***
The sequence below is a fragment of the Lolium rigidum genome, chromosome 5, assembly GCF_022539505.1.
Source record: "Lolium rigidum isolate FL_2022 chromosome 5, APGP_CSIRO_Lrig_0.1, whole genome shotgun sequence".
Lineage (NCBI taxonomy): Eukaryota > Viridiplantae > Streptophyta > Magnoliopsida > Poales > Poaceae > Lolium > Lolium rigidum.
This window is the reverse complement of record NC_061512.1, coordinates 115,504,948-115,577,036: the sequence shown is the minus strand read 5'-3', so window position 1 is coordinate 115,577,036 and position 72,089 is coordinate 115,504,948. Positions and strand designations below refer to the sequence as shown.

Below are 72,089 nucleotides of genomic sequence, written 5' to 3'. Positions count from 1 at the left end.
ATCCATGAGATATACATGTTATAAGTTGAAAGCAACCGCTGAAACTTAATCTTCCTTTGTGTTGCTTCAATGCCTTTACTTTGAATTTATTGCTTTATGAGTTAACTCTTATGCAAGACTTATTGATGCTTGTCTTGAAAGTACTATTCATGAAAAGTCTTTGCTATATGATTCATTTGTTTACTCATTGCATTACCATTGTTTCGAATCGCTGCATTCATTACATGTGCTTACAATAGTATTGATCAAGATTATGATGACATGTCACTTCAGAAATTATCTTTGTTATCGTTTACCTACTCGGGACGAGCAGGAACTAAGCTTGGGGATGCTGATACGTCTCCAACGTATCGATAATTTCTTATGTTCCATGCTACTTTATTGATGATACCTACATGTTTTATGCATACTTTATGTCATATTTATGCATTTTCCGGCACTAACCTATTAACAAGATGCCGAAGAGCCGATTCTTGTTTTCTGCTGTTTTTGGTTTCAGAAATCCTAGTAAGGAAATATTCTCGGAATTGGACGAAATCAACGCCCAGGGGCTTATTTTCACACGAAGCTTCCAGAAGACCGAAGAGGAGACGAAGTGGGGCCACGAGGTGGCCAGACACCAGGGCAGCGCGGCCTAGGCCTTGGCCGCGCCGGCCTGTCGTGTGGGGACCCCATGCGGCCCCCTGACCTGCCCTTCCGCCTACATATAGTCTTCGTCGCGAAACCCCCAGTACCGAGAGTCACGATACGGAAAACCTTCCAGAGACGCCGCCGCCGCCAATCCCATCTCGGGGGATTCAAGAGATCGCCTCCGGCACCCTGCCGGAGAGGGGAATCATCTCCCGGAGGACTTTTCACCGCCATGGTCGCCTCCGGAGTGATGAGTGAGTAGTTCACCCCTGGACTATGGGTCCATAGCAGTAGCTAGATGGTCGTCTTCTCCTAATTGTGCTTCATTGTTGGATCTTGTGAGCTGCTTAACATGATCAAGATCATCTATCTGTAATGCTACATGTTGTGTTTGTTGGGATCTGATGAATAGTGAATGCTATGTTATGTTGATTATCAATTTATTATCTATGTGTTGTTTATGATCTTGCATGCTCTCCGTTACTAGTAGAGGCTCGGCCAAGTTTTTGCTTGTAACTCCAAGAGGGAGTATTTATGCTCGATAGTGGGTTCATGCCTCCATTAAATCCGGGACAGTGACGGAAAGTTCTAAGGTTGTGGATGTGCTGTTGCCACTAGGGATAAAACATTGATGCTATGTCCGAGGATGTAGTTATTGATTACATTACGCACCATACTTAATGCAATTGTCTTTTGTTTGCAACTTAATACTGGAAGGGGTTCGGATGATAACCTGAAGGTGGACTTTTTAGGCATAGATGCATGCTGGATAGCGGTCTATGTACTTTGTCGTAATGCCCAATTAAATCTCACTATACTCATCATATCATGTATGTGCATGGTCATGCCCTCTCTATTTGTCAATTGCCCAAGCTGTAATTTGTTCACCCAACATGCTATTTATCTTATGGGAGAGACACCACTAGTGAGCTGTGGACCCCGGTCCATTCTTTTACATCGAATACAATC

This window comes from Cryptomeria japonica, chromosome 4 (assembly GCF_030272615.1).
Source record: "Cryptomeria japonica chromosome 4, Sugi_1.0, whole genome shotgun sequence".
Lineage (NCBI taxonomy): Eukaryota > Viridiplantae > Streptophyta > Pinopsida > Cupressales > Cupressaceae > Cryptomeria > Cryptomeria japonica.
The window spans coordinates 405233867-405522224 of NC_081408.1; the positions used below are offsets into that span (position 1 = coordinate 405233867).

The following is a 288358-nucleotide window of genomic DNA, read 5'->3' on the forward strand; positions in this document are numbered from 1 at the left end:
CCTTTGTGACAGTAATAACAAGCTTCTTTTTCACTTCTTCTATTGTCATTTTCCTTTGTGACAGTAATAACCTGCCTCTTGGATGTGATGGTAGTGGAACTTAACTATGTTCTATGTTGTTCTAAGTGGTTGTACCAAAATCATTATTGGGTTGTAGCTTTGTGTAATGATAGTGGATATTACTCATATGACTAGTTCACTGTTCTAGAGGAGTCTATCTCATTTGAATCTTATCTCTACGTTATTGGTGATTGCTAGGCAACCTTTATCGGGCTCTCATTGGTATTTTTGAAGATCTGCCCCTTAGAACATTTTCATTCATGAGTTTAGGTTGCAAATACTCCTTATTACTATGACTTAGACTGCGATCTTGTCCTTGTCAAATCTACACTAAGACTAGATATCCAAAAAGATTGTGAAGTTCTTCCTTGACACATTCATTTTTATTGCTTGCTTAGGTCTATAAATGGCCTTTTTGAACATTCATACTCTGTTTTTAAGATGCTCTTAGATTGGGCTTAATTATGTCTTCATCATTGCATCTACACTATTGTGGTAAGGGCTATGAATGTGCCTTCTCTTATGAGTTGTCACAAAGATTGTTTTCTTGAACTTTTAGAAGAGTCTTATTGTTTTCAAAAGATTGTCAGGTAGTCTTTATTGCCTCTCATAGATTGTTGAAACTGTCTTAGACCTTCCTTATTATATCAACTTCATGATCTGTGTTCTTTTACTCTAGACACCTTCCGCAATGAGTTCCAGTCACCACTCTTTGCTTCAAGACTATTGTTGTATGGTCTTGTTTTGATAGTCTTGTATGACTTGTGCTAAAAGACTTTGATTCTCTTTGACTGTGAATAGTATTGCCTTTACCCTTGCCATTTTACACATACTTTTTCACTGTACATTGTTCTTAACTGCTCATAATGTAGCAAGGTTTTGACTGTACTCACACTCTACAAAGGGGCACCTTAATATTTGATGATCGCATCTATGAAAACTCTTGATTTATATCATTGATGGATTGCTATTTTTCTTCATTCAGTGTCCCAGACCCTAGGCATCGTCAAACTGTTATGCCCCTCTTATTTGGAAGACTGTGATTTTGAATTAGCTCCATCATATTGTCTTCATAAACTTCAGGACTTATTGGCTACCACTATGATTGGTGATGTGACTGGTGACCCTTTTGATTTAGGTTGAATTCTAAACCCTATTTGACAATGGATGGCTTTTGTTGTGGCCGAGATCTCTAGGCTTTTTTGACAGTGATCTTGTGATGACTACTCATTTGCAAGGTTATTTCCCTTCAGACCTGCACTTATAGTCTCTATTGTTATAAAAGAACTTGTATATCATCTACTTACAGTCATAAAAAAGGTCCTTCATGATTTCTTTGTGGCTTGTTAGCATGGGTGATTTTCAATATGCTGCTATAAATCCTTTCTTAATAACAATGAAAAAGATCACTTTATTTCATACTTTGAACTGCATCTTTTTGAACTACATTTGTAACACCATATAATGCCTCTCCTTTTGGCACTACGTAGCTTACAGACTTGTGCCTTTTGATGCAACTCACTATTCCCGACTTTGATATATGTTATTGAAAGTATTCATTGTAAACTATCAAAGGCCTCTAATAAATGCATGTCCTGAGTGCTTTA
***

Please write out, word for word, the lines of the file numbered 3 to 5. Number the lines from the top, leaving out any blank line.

Lineage (NCBI taxonomy): Eukaryota > Viridiplantae > Streptophyta > Magnoliopsida > Poales > Poaceae > Lolium > Lolium rigidum.
This window is the reverse complement of record NC_061512.1, coordinates 115,504,948-115,577,036: the sequence shown is the minus strand read 5'-3', so window position 1 is coordinate 115,577,036 and position 72,089 is coordinate 115,504,948. Positions and strand designations below refer to the sequence as shown.

Below are 72,089 nucleotides of genomic sequence, written 5' to 3'. Positions count from 1 at the left end.